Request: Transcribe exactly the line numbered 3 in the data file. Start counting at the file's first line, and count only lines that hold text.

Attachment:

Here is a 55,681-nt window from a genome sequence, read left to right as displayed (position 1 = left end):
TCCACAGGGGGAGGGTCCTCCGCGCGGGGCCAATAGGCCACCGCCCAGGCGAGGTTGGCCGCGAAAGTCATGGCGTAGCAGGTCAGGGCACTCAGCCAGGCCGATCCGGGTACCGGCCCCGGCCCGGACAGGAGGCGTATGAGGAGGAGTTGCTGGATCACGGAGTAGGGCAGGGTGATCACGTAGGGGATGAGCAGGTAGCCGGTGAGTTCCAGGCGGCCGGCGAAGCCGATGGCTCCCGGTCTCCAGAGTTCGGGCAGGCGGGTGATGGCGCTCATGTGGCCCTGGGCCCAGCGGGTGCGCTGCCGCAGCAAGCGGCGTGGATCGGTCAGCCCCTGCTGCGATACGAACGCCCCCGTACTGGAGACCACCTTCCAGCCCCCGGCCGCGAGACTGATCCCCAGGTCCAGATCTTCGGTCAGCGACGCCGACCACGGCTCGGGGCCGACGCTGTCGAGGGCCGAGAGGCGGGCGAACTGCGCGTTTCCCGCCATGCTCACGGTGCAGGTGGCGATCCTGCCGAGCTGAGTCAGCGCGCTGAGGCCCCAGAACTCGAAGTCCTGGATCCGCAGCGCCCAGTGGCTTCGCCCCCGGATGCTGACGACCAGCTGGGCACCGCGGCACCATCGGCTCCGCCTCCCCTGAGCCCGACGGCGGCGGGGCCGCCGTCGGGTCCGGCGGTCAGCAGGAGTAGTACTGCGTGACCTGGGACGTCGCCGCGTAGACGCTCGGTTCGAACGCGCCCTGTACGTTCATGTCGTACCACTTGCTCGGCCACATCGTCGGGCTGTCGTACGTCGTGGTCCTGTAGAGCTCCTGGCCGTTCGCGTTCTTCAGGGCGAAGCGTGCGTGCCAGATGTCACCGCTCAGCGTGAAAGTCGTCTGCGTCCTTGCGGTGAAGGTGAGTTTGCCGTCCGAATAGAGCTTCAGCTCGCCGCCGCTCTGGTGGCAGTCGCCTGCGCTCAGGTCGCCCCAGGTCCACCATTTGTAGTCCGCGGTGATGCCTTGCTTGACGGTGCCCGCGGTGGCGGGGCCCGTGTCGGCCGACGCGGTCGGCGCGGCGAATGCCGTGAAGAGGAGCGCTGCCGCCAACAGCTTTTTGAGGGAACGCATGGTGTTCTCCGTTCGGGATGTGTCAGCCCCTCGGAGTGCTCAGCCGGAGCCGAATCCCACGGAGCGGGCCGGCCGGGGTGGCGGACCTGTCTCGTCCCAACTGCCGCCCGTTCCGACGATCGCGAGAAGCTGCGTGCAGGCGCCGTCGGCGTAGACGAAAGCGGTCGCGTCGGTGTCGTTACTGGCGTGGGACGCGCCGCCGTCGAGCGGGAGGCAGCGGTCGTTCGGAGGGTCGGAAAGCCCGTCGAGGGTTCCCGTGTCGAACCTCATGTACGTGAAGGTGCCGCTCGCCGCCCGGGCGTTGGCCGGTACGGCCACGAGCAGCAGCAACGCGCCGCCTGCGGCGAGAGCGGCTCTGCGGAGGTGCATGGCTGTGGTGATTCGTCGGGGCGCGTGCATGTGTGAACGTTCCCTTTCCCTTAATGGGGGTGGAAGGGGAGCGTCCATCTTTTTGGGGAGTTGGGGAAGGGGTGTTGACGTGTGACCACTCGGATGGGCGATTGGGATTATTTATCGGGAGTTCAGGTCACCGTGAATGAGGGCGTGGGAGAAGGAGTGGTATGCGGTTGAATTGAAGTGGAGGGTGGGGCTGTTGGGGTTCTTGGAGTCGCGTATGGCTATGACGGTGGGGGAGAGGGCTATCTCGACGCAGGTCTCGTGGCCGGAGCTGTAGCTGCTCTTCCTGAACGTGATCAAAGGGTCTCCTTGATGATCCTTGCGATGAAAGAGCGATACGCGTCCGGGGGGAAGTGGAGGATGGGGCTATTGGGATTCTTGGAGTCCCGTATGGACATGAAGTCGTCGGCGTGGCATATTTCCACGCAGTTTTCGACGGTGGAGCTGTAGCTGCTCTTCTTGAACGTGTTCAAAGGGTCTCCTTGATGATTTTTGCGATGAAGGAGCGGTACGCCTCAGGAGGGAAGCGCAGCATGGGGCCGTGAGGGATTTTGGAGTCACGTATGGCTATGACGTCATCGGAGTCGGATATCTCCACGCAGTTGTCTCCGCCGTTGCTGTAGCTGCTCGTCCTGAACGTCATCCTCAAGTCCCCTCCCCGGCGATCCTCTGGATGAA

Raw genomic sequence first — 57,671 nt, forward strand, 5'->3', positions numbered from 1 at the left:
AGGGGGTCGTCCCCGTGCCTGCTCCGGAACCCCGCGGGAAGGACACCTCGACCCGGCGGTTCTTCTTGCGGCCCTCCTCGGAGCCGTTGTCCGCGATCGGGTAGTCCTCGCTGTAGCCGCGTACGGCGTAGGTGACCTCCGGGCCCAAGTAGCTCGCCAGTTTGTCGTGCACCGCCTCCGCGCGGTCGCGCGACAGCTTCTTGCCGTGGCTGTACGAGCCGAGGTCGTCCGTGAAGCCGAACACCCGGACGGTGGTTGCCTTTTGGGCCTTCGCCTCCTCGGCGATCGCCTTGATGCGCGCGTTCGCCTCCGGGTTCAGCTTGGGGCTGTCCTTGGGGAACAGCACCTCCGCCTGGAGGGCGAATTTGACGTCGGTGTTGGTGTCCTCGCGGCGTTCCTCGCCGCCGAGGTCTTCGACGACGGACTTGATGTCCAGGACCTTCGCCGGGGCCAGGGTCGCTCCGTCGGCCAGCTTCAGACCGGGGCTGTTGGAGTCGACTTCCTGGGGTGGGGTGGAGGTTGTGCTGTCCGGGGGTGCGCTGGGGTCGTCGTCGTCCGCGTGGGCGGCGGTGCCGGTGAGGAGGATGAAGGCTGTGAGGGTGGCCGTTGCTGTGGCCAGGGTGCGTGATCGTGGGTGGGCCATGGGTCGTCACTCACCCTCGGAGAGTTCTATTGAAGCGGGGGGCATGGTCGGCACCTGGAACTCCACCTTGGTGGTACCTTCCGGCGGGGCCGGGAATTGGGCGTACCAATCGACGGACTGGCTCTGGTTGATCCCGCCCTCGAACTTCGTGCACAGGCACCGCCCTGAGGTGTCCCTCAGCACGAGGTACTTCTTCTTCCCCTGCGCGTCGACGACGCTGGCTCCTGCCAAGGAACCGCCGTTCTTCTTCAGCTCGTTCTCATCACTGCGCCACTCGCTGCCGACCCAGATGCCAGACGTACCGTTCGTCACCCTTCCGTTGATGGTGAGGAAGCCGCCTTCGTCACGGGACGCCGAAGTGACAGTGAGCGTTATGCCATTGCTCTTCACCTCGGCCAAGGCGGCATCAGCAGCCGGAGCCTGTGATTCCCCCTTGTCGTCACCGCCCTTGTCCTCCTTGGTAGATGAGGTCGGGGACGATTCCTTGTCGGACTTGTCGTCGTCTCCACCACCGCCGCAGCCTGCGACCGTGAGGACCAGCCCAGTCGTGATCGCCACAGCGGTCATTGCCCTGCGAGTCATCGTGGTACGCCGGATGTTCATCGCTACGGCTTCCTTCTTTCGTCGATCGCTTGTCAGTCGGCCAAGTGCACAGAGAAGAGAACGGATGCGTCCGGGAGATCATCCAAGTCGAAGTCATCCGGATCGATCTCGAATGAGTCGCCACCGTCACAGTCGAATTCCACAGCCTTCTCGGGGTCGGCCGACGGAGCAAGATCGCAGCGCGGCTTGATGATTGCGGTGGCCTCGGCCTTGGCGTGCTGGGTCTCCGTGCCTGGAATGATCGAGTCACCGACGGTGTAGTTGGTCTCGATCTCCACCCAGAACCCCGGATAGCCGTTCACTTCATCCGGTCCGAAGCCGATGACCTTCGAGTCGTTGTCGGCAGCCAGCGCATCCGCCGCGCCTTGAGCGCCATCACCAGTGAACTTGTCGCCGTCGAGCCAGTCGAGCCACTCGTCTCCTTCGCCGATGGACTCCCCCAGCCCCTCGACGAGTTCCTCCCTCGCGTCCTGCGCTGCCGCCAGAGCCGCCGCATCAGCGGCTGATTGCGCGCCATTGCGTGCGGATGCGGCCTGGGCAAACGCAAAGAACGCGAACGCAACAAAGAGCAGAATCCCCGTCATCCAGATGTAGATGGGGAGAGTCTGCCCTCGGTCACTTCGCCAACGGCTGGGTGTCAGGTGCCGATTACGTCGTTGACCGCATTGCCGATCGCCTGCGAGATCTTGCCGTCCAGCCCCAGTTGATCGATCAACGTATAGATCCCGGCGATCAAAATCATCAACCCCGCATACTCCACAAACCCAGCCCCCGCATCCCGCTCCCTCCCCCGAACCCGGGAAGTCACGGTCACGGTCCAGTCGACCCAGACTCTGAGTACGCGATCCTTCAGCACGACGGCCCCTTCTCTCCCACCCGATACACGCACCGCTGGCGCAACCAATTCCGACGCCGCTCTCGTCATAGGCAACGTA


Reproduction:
Raw genomic sequence first — 57,671 nt, forward strand, 5'->3', positions numbered from 1 at the left: